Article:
Meat and Livestock Australia has ramped up alarm about the spread of fall armyworm out of far north Queensland.
Fall armyworm was first detected on two Torres Strait islands last January and on the mainland at Bamaga on the tip of Cape Yorke last month.
The Queensland Department of Agriculture and Fisheries has developed key resources for producers including information about fall armyworm detections in Queensland, crop and pasture impacts, current geographic spread, identification tips and management advice.
MLA is continuing to monitor the situation including any potential impacts for the livestock sector.
Fall armyworm is native to tropical and sub-tropical regions of the Americas and since 2016 has spread to Africa, the Indian subcontinent, China and South-East Asia.
Adult moths are highly mobile and can fly long distances with suitable weather conditions.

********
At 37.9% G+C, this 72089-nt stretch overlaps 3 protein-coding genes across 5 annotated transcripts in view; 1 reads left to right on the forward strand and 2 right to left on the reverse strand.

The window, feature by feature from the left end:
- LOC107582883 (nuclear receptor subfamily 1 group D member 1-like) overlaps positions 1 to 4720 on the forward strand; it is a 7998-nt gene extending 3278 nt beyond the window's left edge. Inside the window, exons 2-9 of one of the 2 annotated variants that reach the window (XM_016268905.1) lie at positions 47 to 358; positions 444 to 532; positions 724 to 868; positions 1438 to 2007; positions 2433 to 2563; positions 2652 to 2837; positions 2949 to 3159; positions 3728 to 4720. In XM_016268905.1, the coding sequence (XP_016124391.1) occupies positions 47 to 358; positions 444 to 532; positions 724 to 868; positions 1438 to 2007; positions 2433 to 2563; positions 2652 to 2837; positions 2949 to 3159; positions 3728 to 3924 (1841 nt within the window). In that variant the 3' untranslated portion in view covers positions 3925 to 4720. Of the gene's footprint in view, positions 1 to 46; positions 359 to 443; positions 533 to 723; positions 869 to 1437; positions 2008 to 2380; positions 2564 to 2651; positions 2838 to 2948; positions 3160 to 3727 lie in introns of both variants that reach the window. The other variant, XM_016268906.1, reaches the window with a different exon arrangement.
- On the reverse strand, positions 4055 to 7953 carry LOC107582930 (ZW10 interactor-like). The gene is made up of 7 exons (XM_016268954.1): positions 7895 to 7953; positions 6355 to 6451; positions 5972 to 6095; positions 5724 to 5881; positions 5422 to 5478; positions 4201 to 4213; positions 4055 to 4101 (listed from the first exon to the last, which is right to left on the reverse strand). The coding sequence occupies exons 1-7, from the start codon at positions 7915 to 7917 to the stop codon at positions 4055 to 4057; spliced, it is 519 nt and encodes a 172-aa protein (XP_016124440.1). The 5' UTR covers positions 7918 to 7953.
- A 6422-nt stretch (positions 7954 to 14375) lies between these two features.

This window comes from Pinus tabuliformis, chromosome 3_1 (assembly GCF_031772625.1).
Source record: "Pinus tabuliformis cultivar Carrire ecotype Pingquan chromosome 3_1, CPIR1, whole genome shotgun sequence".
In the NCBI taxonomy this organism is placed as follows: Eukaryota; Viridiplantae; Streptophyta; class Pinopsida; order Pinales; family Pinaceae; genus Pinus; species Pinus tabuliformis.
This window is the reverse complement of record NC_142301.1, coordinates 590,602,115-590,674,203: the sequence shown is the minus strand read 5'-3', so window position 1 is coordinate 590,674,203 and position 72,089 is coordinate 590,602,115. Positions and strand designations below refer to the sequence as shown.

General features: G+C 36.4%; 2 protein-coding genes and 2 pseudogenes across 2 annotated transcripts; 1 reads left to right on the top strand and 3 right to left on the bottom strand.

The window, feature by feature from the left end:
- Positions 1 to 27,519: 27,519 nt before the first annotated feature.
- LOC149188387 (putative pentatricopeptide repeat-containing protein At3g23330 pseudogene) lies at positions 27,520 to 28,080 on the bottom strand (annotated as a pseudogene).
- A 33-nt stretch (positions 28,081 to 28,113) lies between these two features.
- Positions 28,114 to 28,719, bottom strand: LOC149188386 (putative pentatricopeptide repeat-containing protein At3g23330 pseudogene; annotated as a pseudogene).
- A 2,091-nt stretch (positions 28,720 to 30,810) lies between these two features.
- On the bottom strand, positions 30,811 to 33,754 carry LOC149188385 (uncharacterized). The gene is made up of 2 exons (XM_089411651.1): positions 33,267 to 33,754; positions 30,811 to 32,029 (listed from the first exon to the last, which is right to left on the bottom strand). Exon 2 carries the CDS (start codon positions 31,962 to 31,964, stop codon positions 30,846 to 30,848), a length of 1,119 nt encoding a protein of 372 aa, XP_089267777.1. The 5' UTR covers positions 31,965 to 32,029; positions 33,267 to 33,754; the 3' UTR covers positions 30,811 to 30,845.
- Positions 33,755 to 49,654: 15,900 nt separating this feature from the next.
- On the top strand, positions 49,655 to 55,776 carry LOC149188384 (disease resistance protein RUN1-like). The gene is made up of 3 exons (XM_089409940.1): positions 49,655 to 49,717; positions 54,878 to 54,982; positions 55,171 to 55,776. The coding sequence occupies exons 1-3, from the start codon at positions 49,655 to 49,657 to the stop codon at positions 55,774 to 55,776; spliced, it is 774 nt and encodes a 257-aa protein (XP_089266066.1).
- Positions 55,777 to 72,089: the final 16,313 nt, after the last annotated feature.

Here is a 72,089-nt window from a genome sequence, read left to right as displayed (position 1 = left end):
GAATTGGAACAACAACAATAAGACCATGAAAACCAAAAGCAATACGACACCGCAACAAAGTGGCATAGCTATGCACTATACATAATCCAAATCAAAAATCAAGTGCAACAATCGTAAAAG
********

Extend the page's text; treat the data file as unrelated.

MLA said Australia's climate and the production of suitable hosts are favourable for fall armyworm to establish and spread.
Fall armyworms have now been detected on a property in the Gulf country of north-western Queensland and in South Johnstone, Tolga, Lakeland and the Burdekin area in North Queensland.
Traps have been established or are being established by the Queensland Department of Agriculture and Fisheries (DAF) at many sites in Queensland including Burdekin, Bowen, Mackay, Richmond, Rockhampton, Longreach, Kingaroy, Emerald, Biloela, Bundaberg, Gayndah, Nambour, Dalby, Goondiwindi, Gatton, Toowoomba and Brisbane.
Fall armyworm is reported to feed on tropical and sub-tropical grasses in grazing systems overseas.
The pest also infests crops like maize, sugarcane, cotton, rice, sorghum along with fruit and vegetable crops.
Its potential to damage native grases (eg, Mitchell grass, spear grass, blue grasses) and sown pastures (buffel grass, Rhodes grasses) is still unclear.
Hay production, including lucerne, may be at risk of production loss including irrigated production over winter in warmer regions, MLA said.